All fifteen students shared similar experiences such as Sociology Major Rikki Watts who wrote about drinking tea with her boss, Phindi, at the Economic Justice Network (EJN), an NGO devoted to working for justice on issues of tax equality, food security, climate change, and trade fairness. Rikki states, “Going for a tea break to Phindi’s office is probably the best thing I’ve done here, and not just because rooibos has high levels of antioxidants, but Phindi invited me into her life as a friend. ”

Sociology majors Ashley Repka and Andie Davis worked in Khayelitsha, a two-hour ride every morning past beautiful beaches to a large, impoverished township. They worked at the Treatment Action Campaign (TAC), an HIV-Aids Advocacy Organization with branches throughout South Africa.

Ashley shared the following about her experience: “Lwazi, from TAC, explained to Andie and I one day that he loved the community in Khayelitsha, in spite of its poverty. He asked us how well we knew our neighbors — I wave at mine sometimes. He explained that he knew that if he ever needed anything, he could go to a neighbor and they would reach in their pocket and give him what they could.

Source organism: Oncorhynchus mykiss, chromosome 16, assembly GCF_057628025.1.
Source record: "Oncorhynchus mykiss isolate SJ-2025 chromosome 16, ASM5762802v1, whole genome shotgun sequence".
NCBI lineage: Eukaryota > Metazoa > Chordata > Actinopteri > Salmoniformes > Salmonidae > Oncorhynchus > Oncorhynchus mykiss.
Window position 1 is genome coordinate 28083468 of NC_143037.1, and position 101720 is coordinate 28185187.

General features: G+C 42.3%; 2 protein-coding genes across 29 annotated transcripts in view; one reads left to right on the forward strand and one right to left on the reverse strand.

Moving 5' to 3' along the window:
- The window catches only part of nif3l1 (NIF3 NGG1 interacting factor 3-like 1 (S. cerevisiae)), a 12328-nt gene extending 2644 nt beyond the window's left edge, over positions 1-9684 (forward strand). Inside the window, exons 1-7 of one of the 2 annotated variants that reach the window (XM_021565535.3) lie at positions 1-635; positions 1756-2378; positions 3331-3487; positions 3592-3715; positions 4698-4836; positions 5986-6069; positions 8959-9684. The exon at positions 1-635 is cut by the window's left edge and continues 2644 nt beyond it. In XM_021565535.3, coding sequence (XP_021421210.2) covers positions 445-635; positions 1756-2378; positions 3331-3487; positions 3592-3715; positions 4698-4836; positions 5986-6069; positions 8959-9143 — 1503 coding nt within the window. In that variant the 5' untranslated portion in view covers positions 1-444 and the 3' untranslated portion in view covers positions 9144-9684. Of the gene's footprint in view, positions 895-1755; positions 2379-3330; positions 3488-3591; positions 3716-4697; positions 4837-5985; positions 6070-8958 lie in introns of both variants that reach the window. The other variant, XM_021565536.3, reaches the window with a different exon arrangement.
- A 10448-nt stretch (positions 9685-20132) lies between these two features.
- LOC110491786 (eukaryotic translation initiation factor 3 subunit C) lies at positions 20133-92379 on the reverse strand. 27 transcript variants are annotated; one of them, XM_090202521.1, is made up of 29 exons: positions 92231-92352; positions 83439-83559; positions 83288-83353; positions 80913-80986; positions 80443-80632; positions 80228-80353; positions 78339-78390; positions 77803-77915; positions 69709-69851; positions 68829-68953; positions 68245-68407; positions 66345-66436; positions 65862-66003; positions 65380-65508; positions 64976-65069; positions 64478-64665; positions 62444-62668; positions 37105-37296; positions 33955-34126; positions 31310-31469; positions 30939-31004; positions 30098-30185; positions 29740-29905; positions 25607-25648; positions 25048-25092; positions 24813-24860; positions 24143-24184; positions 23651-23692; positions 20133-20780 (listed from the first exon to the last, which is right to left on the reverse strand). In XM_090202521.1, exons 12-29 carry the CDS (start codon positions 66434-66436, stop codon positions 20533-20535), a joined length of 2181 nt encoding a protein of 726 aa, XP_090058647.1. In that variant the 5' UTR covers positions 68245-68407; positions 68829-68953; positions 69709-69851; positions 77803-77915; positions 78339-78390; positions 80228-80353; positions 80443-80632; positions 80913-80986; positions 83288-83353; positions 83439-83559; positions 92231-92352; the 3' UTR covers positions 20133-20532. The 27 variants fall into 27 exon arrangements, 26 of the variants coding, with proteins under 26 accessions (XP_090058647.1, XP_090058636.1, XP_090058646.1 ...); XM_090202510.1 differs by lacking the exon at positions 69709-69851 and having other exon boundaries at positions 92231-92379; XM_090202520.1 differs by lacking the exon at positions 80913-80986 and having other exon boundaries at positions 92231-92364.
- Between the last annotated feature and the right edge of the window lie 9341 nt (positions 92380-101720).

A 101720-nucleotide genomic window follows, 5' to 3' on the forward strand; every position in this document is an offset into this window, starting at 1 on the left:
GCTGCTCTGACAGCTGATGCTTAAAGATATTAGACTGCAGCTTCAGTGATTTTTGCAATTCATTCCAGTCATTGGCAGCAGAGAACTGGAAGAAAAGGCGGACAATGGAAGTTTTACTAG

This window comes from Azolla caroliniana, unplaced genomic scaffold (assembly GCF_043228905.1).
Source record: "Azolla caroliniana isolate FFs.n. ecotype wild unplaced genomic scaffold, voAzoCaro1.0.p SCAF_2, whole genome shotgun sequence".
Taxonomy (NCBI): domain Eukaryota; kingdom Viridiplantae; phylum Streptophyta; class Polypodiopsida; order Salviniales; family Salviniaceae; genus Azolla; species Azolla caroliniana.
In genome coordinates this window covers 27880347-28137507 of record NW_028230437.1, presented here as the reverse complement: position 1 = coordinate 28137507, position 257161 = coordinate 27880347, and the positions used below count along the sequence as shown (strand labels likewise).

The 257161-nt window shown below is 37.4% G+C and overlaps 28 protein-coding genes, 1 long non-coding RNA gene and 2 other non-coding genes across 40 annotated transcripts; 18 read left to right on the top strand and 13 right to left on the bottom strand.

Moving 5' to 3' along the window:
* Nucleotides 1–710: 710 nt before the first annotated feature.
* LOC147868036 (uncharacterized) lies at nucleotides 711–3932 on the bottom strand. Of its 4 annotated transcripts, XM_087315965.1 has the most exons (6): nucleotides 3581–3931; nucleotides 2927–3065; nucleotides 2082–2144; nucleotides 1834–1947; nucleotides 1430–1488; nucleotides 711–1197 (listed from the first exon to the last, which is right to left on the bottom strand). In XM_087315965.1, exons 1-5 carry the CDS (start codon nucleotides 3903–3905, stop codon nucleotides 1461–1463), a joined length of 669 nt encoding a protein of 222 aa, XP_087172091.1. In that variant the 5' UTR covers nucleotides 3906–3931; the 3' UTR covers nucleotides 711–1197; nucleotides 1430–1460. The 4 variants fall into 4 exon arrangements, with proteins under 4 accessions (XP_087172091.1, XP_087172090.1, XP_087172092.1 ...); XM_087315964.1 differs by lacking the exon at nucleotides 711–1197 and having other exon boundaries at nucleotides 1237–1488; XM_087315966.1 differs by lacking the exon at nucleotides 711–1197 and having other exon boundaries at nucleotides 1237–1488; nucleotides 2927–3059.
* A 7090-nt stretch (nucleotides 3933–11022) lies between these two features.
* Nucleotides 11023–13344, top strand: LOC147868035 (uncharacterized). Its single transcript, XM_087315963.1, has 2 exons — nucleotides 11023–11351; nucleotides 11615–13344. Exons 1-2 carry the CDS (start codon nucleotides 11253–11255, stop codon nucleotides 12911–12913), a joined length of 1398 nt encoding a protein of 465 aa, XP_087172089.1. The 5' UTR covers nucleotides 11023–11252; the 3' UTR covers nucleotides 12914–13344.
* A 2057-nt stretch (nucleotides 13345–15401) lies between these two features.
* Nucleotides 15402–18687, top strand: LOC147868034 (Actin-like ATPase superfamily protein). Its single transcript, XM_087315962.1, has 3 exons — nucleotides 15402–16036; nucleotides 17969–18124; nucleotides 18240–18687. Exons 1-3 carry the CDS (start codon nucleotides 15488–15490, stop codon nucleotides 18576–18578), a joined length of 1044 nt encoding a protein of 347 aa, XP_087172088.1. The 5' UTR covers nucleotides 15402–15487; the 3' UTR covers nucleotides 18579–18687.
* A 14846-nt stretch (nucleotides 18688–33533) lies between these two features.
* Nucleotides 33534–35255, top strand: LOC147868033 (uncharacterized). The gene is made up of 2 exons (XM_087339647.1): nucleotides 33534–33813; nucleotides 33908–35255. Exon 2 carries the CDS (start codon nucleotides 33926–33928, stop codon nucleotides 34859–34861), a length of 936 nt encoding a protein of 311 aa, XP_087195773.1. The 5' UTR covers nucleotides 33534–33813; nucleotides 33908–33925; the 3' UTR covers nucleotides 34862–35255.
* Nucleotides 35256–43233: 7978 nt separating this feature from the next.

I suppose this is the ‘Ubuntu’ we heard so much about, and it is an idea that will stick with me long after the trip. I have learned that each of us has beautiful things to share from our own life — many times in our background — and that each of us has knowledge that can benefit others whether it is from a book or experience; the important part seems to be that we share them.”

Andie had the following to say about TAC: “Being given the opportunity to aid in the condom distribution to gather the personal stories with people living in the Khayelitsha was an incredibly powerful experience. It really helped bring some of the concepts that I’ve been learning about in abstract into reality. They were given a face and a voice through the individuals living in the township, and I was able to see firsthand the important work that the Treatment Action Campaign is doing.”

Visit Trumanincapetown2013.blogspot.com to read more stories and to learn about the Cape Town Study Abroad Program.